Most dancong doesn't have a heavy roast; usually a high amount of oxidation and a traditional, but not heavy, roast.
Could be just too much hot qi (whether in the tea or something else). Pomelo, cold qi tea, or other cooling stuff might help. Eating things like mango, lots of spicy food, etc. may do the opposite.
If you use toothpaste with sodium laurel (or laureth) sulfate, try switching to an SLS free brand.
Yeah I think that may be good idea. Some teas that I find questionable will give my tounge a sensation that it is on the borderline of developing an ulcer or bump. This has always been with tea that was 'sketchy' or from places that I just don't really trust very much. I stop before it happens and wash my mouth with some good teaSkilfaut... wrote:What I would do is try to rule out any effect of chemicals (as in pesticides)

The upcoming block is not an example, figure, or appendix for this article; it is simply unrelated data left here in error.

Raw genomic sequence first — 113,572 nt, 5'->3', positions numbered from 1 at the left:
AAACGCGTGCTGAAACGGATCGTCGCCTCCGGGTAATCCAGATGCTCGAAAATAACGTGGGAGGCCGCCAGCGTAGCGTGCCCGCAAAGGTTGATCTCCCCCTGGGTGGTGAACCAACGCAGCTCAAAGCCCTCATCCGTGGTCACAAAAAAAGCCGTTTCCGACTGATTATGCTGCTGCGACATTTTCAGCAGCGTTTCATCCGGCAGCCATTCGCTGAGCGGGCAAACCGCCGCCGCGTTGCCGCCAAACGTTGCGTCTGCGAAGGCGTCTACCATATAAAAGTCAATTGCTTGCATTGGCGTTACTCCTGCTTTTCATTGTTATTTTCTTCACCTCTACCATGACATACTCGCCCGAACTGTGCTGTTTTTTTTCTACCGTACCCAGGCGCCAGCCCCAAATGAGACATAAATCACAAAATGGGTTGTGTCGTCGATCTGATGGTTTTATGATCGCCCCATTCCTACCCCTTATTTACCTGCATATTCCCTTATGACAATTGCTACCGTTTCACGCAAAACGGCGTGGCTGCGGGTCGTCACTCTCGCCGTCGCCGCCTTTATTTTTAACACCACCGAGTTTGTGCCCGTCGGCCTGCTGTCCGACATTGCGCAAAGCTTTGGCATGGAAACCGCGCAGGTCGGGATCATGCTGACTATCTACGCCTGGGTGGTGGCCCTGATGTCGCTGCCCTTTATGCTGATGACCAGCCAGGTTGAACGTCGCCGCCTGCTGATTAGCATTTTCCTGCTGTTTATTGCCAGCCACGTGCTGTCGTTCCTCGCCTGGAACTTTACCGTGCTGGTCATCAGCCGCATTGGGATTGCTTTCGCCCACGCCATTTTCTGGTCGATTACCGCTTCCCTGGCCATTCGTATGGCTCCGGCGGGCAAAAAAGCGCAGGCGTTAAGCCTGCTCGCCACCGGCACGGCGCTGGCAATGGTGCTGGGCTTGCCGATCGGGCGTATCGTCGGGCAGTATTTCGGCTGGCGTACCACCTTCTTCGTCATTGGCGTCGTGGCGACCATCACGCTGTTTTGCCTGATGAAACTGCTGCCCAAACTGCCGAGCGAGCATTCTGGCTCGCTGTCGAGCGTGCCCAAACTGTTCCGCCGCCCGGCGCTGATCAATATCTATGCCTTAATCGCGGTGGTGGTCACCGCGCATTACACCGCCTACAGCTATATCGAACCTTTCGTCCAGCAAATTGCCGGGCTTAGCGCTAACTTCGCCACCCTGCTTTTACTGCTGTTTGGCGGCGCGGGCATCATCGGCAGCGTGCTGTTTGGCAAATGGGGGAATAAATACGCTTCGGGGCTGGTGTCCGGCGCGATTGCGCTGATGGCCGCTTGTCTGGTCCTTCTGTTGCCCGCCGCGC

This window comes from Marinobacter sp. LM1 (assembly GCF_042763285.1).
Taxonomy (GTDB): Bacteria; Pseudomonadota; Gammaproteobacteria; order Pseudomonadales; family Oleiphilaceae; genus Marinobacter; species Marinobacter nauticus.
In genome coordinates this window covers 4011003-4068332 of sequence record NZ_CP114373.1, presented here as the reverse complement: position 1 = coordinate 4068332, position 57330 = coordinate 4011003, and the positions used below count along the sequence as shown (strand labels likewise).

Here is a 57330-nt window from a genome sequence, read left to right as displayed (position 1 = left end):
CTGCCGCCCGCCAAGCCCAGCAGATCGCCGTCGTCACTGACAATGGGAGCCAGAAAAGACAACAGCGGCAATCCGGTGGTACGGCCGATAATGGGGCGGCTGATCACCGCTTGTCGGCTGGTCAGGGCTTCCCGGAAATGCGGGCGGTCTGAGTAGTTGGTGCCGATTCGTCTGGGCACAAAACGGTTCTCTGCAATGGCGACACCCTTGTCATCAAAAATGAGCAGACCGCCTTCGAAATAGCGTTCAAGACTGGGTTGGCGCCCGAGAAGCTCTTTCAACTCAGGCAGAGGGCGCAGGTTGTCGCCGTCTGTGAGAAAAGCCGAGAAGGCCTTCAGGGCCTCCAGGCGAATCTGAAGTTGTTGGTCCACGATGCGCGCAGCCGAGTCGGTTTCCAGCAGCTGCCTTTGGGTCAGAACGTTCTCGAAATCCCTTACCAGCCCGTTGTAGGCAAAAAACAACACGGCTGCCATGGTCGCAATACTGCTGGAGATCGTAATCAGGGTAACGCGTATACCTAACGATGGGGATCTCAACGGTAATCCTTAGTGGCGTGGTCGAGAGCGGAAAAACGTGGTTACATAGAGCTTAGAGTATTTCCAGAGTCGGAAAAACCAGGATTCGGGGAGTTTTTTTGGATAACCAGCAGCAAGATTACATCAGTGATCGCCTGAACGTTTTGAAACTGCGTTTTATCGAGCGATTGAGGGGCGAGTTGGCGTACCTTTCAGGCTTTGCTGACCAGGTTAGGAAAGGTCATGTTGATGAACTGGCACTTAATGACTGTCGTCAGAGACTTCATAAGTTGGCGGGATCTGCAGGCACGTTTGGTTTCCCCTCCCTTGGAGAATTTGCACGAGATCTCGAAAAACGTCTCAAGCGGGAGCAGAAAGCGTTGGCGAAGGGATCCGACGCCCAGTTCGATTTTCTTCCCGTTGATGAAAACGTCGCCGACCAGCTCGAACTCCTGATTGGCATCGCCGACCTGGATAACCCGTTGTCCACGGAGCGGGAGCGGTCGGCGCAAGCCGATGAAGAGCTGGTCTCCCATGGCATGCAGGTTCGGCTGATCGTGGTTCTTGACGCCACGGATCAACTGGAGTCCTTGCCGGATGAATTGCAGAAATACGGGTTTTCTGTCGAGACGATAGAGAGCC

So far I have only had this sensation with a fake dayuling, a 'high mountain' sun moon lake oolong, and a cheap green taiwanese tgy. Also I noted a strange effect these had on my heart. I would get a noticeable increase in pulse and a slight feeling of unease. I would not attribute this to caffeine even though to some that may sound like its effect.